Progressing up Silver Pass south!


Timmy and Katie had resupplied at VVR, and our pace had slowed some from the previous day. The climb up to Silver hadn't helped, but at the top, we prepared ourselves for the downward rush, the free miles as gravity helps you down. We took a moment to breathe, and started the descent. The clouds swirled, and the lakes north of Silver (in need of renaming) reflected the errant light, scattered groves of pines appearing as we dropped. As per many nights of the previous week, I found myself picking up the pace in a bid to outrun the rain. The clouds began to tuck in behind me, falling into the canyon I was in as I descended. I could see rain falling further back, and to either side of me. Timmy and Katie were more prepared for the rain that I was, with heavy-duty duckbacks and rain jackets. My pack liner was too torn to be trustworthy at this point, and I resolved to get to Lake Virginia as quick as I could-- Timmy and Katie would meet me there, and we'd hopefully reconvene with Hopper as well. I took off at nearly a jog, eager to find drier ground.


Silver Pass north, in the last moments of good weather.


I rushed down the valley toward Tully Hole and the Fish Creek drainage, in true forest for the first time in a while. Often, views of the valley edges were blocked by dense foliage, only emerging as I crossed one meadow or another, or the creek itself. It was strikingly scenic-- babbling water broken up by falls and rapids every now and again, smooth and calm and wide here, a steep, narrow torrent just down the way. It may have been more scenic without the rain that had started, gently, as if to say "listen, I could ruin your day right now, but I'll hold off for now." The trail began to distance itself from the valley floor as the last climb of the day began. I wish now that I'd slowed down to take better pictures, as the view toward Tully Hole was stunning; in that moment, however, all I could think of was escaping the rain and admiring the view-- a third thing may have been too much for me.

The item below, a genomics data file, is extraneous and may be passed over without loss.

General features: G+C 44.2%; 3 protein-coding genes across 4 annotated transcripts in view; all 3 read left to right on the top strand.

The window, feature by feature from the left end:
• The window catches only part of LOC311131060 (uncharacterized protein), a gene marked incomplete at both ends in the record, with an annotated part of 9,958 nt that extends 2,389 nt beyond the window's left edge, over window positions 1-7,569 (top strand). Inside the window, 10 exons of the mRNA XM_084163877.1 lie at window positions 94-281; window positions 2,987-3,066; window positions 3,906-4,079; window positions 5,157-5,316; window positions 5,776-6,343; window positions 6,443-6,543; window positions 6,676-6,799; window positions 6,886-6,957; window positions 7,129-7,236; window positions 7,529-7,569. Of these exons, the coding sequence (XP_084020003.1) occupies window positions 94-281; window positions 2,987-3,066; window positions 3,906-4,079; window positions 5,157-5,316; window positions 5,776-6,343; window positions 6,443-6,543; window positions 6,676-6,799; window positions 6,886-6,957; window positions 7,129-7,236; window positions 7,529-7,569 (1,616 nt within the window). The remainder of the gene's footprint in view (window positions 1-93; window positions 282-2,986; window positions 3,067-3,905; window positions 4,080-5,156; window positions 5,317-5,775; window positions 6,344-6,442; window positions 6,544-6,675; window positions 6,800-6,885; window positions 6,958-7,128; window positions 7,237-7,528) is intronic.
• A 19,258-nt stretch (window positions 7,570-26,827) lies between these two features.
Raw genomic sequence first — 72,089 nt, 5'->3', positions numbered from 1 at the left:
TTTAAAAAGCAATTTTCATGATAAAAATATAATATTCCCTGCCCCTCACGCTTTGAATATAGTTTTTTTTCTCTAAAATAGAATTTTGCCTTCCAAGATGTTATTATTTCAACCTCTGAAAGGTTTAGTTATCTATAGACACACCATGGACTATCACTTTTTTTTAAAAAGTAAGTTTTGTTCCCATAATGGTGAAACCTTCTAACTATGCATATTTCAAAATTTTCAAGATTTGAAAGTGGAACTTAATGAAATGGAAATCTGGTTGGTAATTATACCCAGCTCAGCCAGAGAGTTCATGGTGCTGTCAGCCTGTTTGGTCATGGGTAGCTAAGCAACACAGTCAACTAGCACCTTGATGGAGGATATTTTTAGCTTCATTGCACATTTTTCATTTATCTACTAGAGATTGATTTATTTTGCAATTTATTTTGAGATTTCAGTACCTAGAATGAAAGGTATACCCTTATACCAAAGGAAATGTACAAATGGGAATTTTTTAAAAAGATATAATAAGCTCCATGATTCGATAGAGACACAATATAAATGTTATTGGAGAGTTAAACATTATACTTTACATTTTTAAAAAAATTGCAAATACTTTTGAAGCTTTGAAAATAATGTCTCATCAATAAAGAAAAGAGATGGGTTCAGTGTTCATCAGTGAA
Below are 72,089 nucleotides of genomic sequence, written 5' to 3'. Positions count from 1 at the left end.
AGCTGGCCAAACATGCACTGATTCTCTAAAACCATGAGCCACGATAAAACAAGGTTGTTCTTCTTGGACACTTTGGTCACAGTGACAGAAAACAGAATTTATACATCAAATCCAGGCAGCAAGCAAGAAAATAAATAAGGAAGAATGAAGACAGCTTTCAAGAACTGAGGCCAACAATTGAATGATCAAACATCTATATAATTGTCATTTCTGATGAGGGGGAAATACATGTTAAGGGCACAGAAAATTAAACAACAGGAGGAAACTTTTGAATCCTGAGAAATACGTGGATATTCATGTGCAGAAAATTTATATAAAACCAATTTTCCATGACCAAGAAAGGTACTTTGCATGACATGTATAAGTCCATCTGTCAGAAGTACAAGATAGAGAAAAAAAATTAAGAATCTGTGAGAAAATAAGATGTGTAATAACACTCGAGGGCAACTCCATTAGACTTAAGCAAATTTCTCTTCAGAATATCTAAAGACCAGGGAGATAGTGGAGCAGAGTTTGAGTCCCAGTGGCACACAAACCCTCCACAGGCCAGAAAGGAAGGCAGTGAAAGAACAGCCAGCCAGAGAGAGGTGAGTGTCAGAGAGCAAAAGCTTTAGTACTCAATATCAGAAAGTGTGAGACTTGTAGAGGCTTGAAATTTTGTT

Fish Creek cuts through Tully Hole in the shadow of the foothills of Mt. Izaak Walton.


Despite the grandeur of the ridge acting as the dramatic backdrop to Tully Hole, it lacks the prominence to be classified as a mountain in and of itself. The view is wonderful, and an overview of the densely wooded section I'd passed through, or for SOBOers, of what's to come. This section's rush and misery belied its length-- I was only rained on for a couple of miles. Nearly as soon as I crested the switchbacks above Tully Hole, though, it was time for the final push to Lake Virginia. The rain let up as I approached, but I was glad for it-- an opportunity to set up a tent without getting all my gear wet was welcome.